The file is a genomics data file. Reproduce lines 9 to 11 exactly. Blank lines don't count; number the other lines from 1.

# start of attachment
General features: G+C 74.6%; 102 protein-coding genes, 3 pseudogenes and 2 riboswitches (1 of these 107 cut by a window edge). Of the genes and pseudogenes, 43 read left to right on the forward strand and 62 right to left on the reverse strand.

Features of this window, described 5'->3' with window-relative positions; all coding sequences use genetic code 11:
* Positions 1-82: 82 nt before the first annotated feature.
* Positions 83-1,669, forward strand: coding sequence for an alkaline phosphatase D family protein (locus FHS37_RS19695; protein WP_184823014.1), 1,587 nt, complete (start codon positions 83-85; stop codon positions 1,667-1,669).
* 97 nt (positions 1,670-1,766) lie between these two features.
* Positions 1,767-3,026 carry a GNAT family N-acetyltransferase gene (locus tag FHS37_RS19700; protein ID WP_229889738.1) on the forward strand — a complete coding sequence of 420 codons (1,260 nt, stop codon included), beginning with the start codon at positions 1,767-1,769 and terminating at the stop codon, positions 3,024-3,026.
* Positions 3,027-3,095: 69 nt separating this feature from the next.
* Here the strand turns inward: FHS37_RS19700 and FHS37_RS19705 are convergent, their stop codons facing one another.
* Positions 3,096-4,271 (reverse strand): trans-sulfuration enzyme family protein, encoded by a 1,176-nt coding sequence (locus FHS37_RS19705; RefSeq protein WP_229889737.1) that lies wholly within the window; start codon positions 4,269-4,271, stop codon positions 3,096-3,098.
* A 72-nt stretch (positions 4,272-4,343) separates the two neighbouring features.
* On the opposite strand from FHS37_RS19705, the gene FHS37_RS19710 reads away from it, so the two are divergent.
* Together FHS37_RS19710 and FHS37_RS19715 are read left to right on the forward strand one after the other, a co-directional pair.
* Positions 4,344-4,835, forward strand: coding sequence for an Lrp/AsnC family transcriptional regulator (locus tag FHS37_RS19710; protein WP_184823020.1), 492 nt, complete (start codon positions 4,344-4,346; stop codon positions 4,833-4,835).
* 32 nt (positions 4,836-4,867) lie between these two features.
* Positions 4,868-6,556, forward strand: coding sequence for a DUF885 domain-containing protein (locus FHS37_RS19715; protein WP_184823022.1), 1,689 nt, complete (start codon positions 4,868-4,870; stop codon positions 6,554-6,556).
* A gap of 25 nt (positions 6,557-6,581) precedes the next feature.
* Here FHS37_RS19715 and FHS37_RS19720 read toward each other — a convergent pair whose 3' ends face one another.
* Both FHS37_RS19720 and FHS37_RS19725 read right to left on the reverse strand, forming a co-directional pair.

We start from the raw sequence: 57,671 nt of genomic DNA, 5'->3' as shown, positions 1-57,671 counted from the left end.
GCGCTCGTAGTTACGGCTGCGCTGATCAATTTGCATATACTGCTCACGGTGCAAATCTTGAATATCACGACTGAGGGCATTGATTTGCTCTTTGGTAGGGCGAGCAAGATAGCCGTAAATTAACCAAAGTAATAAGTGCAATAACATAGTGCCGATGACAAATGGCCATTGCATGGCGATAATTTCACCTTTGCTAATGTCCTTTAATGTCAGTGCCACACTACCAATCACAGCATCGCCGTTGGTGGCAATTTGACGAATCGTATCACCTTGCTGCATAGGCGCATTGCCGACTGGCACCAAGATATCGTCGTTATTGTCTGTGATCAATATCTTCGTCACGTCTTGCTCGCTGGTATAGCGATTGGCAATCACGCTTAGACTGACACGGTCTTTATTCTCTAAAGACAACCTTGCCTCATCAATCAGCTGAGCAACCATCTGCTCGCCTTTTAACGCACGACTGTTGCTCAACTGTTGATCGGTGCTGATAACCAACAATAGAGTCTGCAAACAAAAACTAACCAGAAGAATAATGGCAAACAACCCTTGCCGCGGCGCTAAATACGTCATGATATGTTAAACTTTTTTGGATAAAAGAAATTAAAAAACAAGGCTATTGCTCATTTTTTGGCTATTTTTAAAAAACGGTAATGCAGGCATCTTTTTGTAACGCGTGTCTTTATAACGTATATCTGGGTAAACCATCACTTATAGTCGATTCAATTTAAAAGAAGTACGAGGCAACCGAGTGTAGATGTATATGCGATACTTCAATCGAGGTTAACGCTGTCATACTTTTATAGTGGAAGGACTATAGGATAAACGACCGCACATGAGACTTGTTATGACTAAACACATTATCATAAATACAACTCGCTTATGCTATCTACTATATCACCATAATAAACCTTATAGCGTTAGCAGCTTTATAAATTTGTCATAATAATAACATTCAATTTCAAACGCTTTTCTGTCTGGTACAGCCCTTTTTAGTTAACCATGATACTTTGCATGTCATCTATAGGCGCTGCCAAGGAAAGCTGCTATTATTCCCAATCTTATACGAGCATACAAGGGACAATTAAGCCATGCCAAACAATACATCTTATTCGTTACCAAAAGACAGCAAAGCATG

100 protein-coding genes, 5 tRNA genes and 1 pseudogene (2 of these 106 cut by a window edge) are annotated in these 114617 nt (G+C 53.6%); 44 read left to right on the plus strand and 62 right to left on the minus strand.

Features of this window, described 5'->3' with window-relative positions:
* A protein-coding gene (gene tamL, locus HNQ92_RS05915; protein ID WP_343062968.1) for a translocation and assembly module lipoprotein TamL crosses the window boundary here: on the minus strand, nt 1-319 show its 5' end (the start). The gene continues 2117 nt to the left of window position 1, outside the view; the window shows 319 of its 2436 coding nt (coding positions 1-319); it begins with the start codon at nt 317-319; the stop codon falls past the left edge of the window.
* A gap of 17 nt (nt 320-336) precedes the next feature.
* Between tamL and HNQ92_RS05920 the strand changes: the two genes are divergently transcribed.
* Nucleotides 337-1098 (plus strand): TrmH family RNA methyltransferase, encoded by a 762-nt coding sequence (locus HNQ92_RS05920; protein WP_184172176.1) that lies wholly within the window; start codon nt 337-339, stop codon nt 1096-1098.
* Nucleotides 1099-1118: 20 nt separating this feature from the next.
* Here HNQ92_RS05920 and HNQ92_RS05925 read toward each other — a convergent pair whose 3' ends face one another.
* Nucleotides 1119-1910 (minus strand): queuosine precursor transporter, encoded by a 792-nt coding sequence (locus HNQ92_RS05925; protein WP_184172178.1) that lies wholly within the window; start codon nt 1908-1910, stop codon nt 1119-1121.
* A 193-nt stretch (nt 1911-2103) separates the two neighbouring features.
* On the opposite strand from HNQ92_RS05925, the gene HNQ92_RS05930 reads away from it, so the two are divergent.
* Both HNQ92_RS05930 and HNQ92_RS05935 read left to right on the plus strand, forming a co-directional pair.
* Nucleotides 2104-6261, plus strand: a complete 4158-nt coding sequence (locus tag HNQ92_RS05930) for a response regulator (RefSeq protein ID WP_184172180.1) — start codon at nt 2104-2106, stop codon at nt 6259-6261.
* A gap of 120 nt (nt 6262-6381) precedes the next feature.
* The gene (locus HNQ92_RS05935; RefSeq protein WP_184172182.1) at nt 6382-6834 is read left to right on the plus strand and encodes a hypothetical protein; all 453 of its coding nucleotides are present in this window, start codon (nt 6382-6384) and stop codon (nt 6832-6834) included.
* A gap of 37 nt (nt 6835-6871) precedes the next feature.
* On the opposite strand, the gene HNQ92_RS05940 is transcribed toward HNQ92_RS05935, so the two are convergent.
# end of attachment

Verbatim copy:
* Positions 3,096-4,271 (reverse strand): trans-sulfuration enzyme family protein, encoded by a 1,176-nt coding sequence (locus FHS37_RS19705; RefSeq protein WP_229889737.1) that lies wholly within the window; start codon positions 4,269-4,271, stop codon positions 3,096-3,098.
* A 72-nt stretch (positions 4,272-4,343) separates the two neighbouring features.
* On the opposite strand from FHS37_RS19705, the gene FHS37_RS19710 reads away from it, so the two are divergent.